(a) why we have a bloody man made lake which has to be full year in year out,
      (b) how much water is being used by industry (e.g. that big grass firm on Monaro Highway,
      (c) whether or not we are willing to actually take a 'cut' in our standard of living (i.e. reduce our preferred amount of water) to look after the environment, or whether instead we like blaming other people than take the blame for the excessive consumption we place on the environment OURSELVES

      (N.B. It is always easier to see someone worse than to acknowledge that YOU are the problem).

      Commenter
      Anthony
      Location
      Canberra
      Date and time
      July 18, 2012, 10:42AM
      • It makes you wonder why we bothered with the Cotter Dam and the huge burden to Canberra tax-payers, then? Speaking of which, what about the recent stories about ACTEWAGL selling 'surplus' water from the Cotter to interstate Govts? With all this scare-mongering you think we would be consolidating our water storage and not selling it of???

        Commenter
        Cam
        Date and time
        July 18, 2012, 10:42AM
        • Conroy, Gillard, Swan and Wong have all suggested that the NBN would enable people to work from home. If this statement is true, why not decentralise federal government departments allowing people from any location in Australia to work from their home instead of residing in Canberra? Seems to be a lot of double talk by the federal government on decentralisation and the benefits of the NBN. Put your words into action Gillard or is this just another example of double dutch?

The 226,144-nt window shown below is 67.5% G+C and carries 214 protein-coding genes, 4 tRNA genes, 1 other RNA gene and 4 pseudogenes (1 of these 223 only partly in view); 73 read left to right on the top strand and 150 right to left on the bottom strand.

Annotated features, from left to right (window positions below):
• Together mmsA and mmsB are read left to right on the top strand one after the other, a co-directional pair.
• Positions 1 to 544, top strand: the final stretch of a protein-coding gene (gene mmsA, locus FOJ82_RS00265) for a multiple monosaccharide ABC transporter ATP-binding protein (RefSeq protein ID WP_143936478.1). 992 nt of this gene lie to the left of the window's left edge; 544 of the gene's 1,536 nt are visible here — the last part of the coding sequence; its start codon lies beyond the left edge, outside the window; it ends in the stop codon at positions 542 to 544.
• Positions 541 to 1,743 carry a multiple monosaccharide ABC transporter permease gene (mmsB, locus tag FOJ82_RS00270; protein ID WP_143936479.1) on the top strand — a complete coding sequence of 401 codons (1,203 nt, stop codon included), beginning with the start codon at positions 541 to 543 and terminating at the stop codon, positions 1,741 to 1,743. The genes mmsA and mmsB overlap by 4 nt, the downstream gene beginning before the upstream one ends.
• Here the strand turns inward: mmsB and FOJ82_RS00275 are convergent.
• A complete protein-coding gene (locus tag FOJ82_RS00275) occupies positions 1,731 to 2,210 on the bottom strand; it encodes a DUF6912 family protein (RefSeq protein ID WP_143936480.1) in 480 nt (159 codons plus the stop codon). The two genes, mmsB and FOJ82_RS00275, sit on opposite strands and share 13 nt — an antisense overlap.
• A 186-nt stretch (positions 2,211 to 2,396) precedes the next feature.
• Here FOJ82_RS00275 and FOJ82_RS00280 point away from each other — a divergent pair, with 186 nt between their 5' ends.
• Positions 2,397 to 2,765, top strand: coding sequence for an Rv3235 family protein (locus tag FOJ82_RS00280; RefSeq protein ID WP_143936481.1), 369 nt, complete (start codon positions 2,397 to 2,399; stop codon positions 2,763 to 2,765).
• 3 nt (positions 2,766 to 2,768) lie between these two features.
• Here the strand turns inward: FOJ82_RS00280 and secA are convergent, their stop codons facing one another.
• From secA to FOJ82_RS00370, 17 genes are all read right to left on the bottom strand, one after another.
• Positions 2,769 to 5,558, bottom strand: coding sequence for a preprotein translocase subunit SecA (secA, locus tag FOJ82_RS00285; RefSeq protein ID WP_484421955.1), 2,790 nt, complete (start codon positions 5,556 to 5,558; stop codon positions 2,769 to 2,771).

Commenter
          Tony of Brisbane
          Date and time
          July 18, 2012, 12:32PM
          • Tony..Don't tell me your still listening to this Government ? I gave up months ago.

            Commenter
            Martin says
            Location
            Canberra
            Date and time
            July 18, 2012, 2:40PM
        • What a joke, these labor=greens pollies have to go locally and at a federal level before the whole country is ruined. Clowns the lot of them.
          They are quickly turning Canberra into an ugly concrete jungle. Look at ugly Gungahlin with its rows and rows of units and townhouses, narrow streets, backyardless anti kid houses with roofs almost touching, squashed in and depressing. Yet only exex level dual income childless couples could afford these dog boxes. What about the future social issues there? You could hear your neigbour snoring it is so squashed! Everyone already has rock gardens instead of lawn, water pressure in their houses so bad that the shower stops if someone turns a tap on, whatelse do they want? And all the while the costs and charges increases, hey they still need to make money on these things. The old use much less, but pay even more con and Canberra has bought it hook line and sinker in the name of the 'environment'.

          Commenter
          Peter
          Location
          Canberra
          Date and time
          July 18, 2012, 2:01PM